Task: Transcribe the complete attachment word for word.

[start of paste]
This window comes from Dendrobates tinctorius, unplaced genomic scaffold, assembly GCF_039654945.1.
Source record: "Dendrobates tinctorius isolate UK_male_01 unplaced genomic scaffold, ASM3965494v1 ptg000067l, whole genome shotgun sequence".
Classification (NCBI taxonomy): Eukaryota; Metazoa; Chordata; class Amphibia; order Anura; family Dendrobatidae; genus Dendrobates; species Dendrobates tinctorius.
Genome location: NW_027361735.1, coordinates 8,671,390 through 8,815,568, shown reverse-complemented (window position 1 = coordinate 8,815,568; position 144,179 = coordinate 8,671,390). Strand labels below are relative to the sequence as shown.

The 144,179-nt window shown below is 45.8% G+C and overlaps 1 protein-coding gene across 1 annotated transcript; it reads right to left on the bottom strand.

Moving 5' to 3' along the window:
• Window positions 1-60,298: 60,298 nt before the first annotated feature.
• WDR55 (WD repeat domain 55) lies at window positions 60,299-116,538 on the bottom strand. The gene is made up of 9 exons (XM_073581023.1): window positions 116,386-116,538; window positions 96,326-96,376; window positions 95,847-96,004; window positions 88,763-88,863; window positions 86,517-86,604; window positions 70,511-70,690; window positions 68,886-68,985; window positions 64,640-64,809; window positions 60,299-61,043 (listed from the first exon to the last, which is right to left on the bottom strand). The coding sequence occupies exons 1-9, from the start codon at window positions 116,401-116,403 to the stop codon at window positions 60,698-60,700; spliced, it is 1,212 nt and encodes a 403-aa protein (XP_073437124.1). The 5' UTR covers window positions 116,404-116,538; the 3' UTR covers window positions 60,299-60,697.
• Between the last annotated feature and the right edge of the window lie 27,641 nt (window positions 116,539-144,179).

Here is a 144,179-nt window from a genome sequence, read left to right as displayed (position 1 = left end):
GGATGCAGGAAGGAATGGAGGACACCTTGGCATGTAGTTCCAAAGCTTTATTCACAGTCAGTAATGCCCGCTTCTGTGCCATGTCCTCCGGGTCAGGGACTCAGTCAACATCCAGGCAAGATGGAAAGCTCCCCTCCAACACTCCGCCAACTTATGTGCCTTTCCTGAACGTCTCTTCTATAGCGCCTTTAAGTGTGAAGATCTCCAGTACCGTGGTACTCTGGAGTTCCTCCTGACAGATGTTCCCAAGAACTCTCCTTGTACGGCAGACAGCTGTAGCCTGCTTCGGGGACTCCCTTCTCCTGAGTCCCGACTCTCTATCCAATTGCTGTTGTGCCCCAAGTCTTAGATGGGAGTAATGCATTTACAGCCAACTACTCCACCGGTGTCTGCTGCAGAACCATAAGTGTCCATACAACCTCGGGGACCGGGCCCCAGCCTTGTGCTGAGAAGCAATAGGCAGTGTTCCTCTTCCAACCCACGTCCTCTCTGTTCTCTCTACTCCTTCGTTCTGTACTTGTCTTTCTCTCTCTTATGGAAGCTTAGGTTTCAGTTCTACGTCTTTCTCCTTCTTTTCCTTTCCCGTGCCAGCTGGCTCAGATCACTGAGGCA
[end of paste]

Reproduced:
This window comes from Dendrobates tinctorius, unplaced genomic scaffold, assembly GCF_039654945.1.
Source record: "Dendrobates tinctorius isolate UK_male_01 unplaced genomic scaffold, ASM3965494v1 ptg000067l, whole genome shotgun sequence".
Classification (NCBI taxonomy): Eukaryota; Metazoa; Chordata; class Amphibia; order Anura; family Dendrobatidae; genus Dendrobates; species Dendrobates tinctorius.
Genome location: NW_027361735.1, coordinates 8,671,390 through 8,815,568, shown reverse-complemented (window position 1 = coordinate 8,815,568; position 144,179 = coordinate 8,671,390). Strand labels below are relative to the sequence as shown.

The 144,179-nt window shown below is 45.8% G+C and overlaps 1 protein-coding gene across 1 annotated transcript; it reads right to left on the bottom strand.

Moving 5' to 3' along the window:
• Window positions 1-60,298: 60,298 nt before the first annotated feature.
• WDR55 (WD repeat domain 55) lies at window positions 60,299-116,538 on the bottom strand. The gene is made up of 9 exons (XM_073581023.1): window positions 116,386-116,538; window positions 96,326-96,376; window positions 95,847-96,004; window positions 88,763-88,863; window positions 86,517-86,604; window positions 70,511-70,690; window positions 68,886-68,985; window positions 64,640-64,809; window positions 60,299-61,043 (listed from the first exon to the last, which is right to left on the bottom strand). The coding sequence occupies exons 1-9, from the start codon at window positions 116,401-116,403 to the stop codon at window positions 60,698-60,700; spliced, it is 1,212 nt and encodes a 403-aa protein (XP_073437124.1). The 5' UTR covers window positions 116,404-116,538; the 3' UTR covers window positions 60,299-60,697.
• Between the last annotated feature and the right edge of the window lie 27,641 nt (window positions 116,539-144,179).

Here is a 144,179-nt window from a genome sequence, read left to right as displayed (position 1 = left end):
GGATGCAGGAAGGAATGGAGGACACCTTGGCATGTAGTTCCAAAGCTTTATTCACAGTCAGTAATGCCCGCTTCTGTGCCATGTCCTCCGGGTCAGGGACTCAGTCAACATCCAGGCAAGATGGAAAGCTCCCCTCCAACACTCCGCCAACTTATGTGCCTTTCCTGAACGTCTCTTCTATAGCGCCTTTAAGTGTGAAGATCTCCAGTACCGTGGTACTCTGGAGTTCCTCCTGACAGATGTTCCCAAGAACTCTCCTTGTACGGCAGACAGCTGTAGCCTGCTTCGGGGACTCCCTTCTCCTGAGTCCCGACTCTCTATCCAATTGCTGTTGTGCCCCAAGTCTTAGATGGGAGTAATGCATTTACAGCCAACTACTCCACCGGTGTCTGCTGCAGAACCATAAGTGTCCATACAACCTCGGGGACCGGGCCCCAGCCTTGTGCTGAGAAGCAATAGGCAGTGTTCCTCTTCCAACCCACGTCCTCTCTGTTCTCTCTACTCCTTCGTTCTGTACTTGTCTTTCTCTCTCTTATGGAAGCTTAGGTTTCAGTTCTACGTCTTTCTCCTTCTTTTCCTTTCCCGTGCCAGCTGGCTCAGATCACTGAGGCA